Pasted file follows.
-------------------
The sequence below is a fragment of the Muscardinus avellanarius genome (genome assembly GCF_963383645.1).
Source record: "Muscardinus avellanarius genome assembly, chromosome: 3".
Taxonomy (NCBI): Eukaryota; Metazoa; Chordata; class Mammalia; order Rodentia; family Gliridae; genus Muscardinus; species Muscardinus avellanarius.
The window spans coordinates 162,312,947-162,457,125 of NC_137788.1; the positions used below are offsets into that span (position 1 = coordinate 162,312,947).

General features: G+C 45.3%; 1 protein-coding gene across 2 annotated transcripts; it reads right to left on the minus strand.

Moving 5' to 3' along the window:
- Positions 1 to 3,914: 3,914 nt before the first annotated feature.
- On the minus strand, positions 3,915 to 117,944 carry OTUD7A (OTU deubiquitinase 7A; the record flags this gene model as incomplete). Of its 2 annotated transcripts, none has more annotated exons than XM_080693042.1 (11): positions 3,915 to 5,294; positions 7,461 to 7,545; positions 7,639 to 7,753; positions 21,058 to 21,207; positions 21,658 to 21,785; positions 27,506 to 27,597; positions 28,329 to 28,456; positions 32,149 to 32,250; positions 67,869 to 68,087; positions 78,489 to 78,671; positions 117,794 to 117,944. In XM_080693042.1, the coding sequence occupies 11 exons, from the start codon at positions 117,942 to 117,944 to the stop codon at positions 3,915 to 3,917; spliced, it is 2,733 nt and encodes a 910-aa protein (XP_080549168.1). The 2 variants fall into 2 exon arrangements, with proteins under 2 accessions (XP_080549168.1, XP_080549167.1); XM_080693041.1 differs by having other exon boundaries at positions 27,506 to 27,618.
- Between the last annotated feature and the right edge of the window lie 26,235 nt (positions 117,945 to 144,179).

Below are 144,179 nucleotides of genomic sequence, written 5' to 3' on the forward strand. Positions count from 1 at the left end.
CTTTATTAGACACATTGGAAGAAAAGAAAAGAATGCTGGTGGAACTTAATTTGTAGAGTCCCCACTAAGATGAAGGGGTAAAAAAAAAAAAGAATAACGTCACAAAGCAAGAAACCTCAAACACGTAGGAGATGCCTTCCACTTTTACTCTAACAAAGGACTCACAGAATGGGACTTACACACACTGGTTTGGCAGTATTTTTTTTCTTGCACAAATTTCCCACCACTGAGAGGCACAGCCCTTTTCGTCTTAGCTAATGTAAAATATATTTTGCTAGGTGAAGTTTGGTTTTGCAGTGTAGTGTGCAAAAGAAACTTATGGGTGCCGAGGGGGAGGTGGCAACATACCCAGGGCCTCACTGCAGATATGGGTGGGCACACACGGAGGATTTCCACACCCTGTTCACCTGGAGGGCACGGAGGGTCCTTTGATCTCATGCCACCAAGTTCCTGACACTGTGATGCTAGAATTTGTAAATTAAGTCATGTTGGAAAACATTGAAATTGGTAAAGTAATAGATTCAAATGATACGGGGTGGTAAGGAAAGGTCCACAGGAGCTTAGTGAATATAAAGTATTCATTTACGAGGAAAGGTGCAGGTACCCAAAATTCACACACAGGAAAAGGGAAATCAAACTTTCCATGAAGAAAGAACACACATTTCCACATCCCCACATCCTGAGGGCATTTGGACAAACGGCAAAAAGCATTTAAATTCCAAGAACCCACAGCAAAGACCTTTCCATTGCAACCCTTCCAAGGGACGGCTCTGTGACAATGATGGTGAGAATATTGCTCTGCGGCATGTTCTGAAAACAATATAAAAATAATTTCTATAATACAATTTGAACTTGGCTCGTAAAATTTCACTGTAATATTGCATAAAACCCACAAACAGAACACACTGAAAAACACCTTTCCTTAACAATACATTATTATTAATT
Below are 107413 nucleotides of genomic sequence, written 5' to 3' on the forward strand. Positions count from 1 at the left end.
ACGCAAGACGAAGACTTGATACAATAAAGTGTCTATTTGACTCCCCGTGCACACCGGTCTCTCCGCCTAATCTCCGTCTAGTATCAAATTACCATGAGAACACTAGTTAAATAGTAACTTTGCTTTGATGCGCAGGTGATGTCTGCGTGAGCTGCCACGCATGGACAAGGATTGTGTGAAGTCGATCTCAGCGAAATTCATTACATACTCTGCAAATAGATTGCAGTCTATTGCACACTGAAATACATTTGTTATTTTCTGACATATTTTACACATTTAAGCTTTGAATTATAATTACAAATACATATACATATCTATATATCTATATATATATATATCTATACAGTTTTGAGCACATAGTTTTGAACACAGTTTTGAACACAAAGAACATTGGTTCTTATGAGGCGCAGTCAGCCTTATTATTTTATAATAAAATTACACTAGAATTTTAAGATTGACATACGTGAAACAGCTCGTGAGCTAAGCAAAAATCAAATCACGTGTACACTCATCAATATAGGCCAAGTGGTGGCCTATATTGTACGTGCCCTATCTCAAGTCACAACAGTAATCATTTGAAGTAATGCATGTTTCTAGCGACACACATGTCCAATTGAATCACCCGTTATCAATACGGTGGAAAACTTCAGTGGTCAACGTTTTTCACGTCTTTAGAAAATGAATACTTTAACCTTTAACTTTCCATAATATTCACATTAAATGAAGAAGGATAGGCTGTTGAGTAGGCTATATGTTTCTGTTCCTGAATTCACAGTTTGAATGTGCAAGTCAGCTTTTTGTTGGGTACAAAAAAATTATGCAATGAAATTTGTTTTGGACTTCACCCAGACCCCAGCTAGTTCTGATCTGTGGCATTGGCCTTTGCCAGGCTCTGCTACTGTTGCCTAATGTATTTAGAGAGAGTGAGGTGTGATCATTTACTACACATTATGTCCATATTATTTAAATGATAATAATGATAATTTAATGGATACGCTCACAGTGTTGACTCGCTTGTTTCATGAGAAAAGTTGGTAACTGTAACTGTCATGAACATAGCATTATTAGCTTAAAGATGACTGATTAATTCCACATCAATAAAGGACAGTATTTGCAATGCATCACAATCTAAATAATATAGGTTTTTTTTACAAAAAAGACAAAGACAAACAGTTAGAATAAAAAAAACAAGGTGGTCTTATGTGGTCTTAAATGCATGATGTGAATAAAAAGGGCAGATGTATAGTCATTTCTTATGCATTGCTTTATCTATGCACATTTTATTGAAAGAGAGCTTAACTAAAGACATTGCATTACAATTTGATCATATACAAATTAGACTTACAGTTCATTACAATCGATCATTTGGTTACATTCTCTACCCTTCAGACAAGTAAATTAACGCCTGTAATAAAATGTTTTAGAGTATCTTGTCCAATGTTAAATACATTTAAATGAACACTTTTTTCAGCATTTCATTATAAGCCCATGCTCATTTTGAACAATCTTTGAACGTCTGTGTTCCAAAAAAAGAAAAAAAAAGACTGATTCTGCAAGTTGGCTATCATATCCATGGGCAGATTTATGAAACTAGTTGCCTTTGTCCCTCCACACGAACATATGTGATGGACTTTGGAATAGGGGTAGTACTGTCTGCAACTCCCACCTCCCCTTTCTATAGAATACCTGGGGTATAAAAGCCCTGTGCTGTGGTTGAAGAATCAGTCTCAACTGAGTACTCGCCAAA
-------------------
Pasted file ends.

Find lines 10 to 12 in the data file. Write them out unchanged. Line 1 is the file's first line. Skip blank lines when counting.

Below are 144,179 nucleotides of genomic sequence, written 5' to 3' on the forward strand. Positions count from 1 at the left end.
CTTTATTAGACACATTGGAAGAAAAGAAAAGAATGCTGGTGGAACTTAATTTGTAGAGTCCCCACTAAGATGAAGGGGTAAAAAAAAAAAAGAATAACGTCACAAAGCAAGAAACCTCAAACACGTAGGAGATGCCTTCCACTTTTACTCTAACAAAGGACTCACAGAATGGGACTTACACACACTGGTTTGGCAGTATTTTTTTTCTTGCACAAATTTCCCACCACTGAGAGGCACAGCCCTTTTCGTCTTAGCTAATGTAAAATATATTTTGCTAGGTGAAGTTTGGTTTTGCAGTGTAGTGTGCAAAAGAAACTTATGGGTGCCGAGGGGGAGGTGGCAACATACCCAGGGCCTCACTGCAGATATGGGTGGGCACACACGGAGGATTTCCACACCCTGTTCACCTGGAGGGCACGGAGGGTCCTTTGATCTCATGCCACCAAGTTCCTGACACTGTGATGCTAGAATTTGTAAATTAAGTCATGTTGGAAAACATTGAAATTGGTAAAGTAATAGATTCAAATGATACGGGGTGGTAAGGAAAGGTCCACAGGAGCTTAGTGAATATAAAGTATTCATTTACGAGGAAAGGTGCAGGTACCCAAAATTCACACACAGGAAAAGGGAAATCAAACTTTCCATGAAGAAAGAACACACATTTCCACATCCCCACATCCTGAGGGCATTTGGACAAACGGCAAAAAGCATTTAAATTCCAAGAACCCACAGCAAAGACCTTTCCATTGCAACCCTTCCAAGGGACGGCTCTGTGACAATGATGGTGAGAATATTGCTCTGCGGCATGTTCTGAAAACAATATAAAAATAATTTCTATAATACAATTTGAACTTGGCTCGTAAAATTTCACTGTAATATTGCATAAAACCCACAAACAGAACACACTGAAAAACACCTTTCCTTAACAATACATTATTATTAATT
Below are 107413 nucleotides of genomic sequence, written 5' to 3' on the forward strand. Positions count from 1 at the left end.